Article
This research study aimed to identify the level of Compassion Fatigue components, compassion satisfaction among ICU nurses, identify resilience levels and characteristics among ICU nurses. And to determine the association between resilience, Compassion Fatigue components, and compassion satisfaction. The results showed that nurses had a moderate\ average level of compassion satisfaction, a moderate\average level of burnout, and a moderate/average level of secondary traumatic stress. Also, a very low level of resilience, Self-reliance were the most characteristics of resilience. There was an association between the level of compassion satisfaction and income levels and the workplace. Also, there was an association between the level of burnout with income level and marital status. Resilience was associated with the level of resilience in the workplace. The study's results provided awareness about Compassion Fatigue and resilience in ICU nurses and provided practical implications for the need for education, assessment, prevention, and health promotion interventions addressing Compassion Fatigue and burnout among ICU nurses.
... Compassion fatigue impacts the ability of staff to provide compassionate care [20], as well as impacting service efficiency (through staff sickness or turnover) [30]. In addition, lower staff wellbeing is both a precursor to compassion fatigue, and a potential consequence, since compassion fatigue is associated with lower compassion satisfaction -the feeling of satisfaction from performing a caring role [31]. ...
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Background Compassion is vital in healthcare. Current understandings of the nature of compassionate care, its aids and barriers, are more theoretically developed than grounded in staff experience. This study explores staff perceptions of compassionate care in child and adolescent mental health wards. Methods Three focus groups were conducted with a total of 35 staff from adolescent mental health wards (10–12 people in each group), on the nature of compassionate care, aids and barriers. Transcripts were analysed using thematic analysis. A follow-up survey with 36 workers from other UK child and adolescent mental health wards was completed and means and standard deviations of responses were analysed to confirm wider resonance of themes. Results Elements of compassionate care fell into six themes relating to individual, team and organisational factors: emotional connection, sense of being valued, attention to the whole person, understanding, good communication, and practical help/resources. Aids and barriers mirrored each other, and showed that what staff think is key to the nature of compassionate care for patients is also what they feel they need to receive to be able to show compassionate care. Conclusions This study suggests that staff need the same elements of compassion as those which they seek to provide. A greater emphasis needs to be placed on providing staff with individual, team and organisational level resources which help them to feel compassionately held within the interconnected systems in which they work, in order to be able to continue to provide high level compassionate care. Staff need to be nourished, valued and compassionately cared for in order to be able to care compassionately for the patients they look after.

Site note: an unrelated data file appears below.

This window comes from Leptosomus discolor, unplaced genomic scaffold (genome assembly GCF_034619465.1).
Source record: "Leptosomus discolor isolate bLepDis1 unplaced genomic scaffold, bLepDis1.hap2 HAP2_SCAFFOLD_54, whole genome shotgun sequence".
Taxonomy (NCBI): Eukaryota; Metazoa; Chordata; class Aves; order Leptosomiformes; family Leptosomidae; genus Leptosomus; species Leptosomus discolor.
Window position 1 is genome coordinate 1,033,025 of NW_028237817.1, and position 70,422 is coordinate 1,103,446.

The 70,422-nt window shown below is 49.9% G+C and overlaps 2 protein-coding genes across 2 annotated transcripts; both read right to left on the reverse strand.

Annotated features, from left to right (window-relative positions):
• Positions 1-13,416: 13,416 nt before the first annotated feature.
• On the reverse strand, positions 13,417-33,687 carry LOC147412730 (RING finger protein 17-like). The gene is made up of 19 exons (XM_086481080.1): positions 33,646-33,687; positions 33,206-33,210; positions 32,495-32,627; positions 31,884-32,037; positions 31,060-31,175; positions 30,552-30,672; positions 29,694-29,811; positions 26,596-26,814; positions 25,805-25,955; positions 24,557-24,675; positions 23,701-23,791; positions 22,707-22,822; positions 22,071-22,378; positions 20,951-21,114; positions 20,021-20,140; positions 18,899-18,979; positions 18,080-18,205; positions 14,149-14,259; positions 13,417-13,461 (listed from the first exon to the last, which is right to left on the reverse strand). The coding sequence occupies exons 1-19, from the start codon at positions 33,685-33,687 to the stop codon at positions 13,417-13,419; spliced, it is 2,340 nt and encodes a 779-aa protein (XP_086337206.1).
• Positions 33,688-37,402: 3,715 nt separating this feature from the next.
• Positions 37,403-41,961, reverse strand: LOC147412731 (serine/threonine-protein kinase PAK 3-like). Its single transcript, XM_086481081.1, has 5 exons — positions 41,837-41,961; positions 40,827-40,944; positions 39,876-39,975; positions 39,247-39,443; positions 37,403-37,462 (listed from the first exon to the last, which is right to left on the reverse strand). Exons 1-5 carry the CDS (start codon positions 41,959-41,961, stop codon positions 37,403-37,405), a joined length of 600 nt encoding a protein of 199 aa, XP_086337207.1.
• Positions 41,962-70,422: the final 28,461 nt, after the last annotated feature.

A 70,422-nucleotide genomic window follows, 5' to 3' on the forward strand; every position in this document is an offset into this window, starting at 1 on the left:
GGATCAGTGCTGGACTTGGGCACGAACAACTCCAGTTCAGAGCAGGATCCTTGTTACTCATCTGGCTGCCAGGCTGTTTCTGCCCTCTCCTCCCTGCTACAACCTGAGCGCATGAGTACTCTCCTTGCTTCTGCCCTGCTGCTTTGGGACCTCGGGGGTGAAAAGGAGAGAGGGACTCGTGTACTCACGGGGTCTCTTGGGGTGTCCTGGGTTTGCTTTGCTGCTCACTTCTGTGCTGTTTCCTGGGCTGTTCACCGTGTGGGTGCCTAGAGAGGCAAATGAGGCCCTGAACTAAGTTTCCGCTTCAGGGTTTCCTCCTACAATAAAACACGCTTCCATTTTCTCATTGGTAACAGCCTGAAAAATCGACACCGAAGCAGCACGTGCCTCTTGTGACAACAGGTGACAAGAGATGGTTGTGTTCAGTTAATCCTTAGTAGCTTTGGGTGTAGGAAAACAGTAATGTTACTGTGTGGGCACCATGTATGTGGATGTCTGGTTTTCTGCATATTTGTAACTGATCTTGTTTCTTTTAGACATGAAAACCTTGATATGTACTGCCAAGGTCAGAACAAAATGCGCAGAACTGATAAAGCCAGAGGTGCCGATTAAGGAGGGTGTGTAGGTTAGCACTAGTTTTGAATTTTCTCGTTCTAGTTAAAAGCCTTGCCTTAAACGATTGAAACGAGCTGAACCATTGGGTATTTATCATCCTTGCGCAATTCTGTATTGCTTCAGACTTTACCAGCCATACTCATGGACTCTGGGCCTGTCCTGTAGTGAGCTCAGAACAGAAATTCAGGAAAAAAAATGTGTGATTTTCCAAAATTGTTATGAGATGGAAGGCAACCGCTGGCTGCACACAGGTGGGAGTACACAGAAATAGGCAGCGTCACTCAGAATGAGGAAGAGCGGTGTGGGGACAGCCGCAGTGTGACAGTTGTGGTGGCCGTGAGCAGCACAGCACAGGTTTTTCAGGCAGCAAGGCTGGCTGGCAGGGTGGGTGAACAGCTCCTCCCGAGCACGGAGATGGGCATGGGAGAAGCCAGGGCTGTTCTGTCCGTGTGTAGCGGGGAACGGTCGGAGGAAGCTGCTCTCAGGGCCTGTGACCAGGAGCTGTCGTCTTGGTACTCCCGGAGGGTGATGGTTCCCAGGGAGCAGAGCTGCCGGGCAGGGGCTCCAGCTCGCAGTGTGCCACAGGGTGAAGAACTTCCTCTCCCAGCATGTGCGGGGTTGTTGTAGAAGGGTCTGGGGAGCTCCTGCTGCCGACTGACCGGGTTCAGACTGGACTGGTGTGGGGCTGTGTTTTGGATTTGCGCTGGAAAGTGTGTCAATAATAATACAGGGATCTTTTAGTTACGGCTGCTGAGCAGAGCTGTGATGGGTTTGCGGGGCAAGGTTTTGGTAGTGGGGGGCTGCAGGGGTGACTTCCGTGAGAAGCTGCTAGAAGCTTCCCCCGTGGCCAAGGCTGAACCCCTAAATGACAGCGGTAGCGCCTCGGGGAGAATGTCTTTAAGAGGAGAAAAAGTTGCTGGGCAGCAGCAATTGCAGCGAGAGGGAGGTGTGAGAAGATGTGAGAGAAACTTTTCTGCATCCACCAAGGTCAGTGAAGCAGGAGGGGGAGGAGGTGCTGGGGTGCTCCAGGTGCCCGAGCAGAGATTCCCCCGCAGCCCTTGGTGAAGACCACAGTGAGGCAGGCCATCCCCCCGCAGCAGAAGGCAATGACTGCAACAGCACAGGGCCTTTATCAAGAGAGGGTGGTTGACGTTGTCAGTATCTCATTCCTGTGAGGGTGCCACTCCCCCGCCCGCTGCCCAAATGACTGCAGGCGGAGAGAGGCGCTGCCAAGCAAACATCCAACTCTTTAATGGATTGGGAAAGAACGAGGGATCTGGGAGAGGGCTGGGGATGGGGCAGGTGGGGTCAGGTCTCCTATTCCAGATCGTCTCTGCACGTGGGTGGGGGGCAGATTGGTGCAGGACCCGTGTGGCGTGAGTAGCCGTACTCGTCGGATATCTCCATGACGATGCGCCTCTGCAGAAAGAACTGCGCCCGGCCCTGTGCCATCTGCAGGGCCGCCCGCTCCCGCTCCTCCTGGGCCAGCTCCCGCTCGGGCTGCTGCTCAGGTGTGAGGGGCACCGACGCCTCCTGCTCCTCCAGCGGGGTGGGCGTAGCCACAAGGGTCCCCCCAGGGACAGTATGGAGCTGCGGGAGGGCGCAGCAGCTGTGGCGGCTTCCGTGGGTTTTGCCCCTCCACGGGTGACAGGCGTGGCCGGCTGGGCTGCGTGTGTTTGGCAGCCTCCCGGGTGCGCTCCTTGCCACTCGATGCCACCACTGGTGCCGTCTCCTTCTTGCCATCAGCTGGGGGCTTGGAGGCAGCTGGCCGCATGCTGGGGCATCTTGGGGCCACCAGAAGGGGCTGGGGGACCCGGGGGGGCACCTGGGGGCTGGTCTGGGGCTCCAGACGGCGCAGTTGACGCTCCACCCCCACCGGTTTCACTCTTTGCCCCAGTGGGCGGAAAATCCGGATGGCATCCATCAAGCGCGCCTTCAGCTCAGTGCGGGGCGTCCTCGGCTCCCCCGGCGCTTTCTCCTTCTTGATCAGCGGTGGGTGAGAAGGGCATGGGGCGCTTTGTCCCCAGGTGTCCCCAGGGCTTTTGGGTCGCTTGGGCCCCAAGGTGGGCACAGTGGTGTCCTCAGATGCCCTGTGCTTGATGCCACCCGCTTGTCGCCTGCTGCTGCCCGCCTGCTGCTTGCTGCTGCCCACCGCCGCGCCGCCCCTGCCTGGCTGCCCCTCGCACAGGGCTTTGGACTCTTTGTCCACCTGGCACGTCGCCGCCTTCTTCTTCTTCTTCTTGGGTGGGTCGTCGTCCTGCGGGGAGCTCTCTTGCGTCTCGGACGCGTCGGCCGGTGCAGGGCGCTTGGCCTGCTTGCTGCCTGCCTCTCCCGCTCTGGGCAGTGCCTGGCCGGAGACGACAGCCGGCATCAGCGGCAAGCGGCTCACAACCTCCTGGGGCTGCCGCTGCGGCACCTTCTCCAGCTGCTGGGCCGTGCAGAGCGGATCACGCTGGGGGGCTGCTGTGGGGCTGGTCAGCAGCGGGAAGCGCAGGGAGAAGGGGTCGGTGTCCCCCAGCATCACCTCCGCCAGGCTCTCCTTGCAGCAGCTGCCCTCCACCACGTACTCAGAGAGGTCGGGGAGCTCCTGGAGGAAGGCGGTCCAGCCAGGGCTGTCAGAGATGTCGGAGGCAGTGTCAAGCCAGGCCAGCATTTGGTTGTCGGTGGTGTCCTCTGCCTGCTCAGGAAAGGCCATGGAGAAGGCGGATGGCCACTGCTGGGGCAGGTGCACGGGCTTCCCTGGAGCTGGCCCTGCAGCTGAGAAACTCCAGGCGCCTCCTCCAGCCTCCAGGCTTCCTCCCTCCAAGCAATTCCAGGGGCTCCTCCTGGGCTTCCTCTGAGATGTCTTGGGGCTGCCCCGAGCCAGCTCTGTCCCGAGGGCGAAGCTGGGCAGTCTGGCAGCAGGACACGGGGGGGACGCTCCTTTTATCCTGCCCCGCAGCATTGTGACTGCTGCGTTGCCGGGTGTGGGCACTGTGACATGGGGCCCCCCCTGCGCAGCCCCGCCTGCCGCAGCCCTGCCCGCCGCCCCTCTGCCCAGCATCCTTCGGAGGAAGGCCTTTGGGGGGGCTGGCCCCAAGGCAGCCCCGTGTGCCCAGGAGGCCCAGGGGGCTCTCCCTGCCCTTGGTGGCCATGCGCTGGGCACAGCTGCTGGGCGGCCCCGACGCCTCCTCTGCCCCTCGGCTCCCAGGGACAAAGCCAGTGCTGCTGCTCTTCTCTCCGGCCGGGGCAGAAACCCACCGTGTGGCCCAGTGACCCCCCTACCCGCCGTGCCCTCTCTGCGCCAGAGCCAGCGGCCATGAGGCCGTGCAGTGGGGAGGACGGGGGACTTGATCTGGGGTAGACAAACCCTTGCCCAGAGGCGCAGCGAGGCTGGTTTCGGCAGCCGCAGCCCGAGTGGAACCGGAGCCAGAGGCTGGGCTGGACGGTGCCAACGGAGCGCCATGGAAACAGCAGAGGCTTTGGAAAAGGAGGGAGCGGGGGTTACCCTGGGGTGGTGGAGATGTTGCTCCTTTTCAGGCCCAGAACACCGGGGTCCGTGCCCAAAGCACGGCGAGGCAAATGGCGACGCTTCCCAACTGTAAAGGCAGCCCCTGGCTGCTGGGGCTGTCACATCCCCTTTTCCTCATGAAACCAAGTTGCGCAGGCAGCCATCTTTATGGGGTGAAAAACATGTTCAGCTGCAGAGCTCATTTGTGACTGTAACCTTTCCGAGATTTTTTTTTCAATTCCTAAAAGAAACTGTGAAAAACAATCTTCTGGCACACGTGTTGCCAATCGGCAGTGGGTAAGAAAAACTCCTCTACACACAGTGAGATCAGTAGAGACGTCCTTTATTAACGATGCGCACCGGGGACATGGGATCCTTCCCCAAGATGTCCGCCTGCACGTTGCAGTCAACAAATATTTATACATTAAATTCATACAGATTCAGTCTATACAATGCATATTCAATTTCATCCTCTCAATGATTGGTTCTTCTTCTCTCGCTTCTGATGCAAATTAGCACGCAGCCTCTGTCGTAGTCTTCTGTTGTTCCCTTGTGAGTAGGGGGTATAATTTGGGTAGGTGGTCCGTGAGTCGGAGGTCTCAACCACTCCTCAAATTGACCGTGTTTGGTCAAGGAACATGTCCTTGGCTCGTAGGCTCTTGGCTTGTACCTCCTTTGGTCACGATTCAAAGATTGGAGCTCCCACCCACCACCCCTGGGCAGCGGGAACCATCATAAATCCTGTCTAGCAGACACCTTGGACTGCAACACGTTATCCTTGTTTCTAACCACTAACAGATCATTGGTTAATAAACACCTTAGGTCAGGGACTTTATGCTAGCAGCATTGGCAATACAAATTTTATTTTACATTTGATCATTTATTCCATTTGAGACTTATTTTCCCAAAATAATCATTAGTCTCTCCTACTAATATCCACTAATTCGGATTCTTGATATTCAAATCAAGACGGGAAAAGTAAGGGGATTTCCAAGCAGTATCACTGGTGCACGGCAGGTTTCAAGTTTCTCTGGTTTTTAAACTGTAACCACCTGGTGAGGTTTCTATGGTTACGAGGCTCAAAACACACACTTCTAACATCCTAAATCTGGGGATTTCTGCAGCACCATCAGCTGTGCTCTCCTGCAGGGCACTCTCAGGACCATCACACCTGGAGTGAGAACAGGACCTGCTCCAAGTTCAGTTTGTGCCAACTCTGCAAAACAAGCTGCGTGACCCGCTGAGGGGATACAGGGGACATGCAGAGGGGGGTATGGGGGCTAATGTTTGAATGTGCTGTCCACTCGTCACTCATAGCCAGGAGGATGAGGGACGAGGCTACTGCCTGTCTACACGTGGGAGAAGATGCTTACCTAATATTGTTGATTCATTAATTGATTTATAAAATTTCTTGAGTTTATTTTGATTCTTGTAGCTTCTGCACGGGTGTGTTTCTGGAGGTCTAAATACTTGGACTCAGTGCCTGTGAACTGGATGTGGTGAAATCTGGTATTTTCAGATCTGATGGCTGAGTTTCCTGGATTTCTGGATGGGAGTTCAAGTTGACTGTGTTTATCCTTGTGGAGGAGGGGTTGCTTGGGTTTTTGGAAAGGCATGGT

Article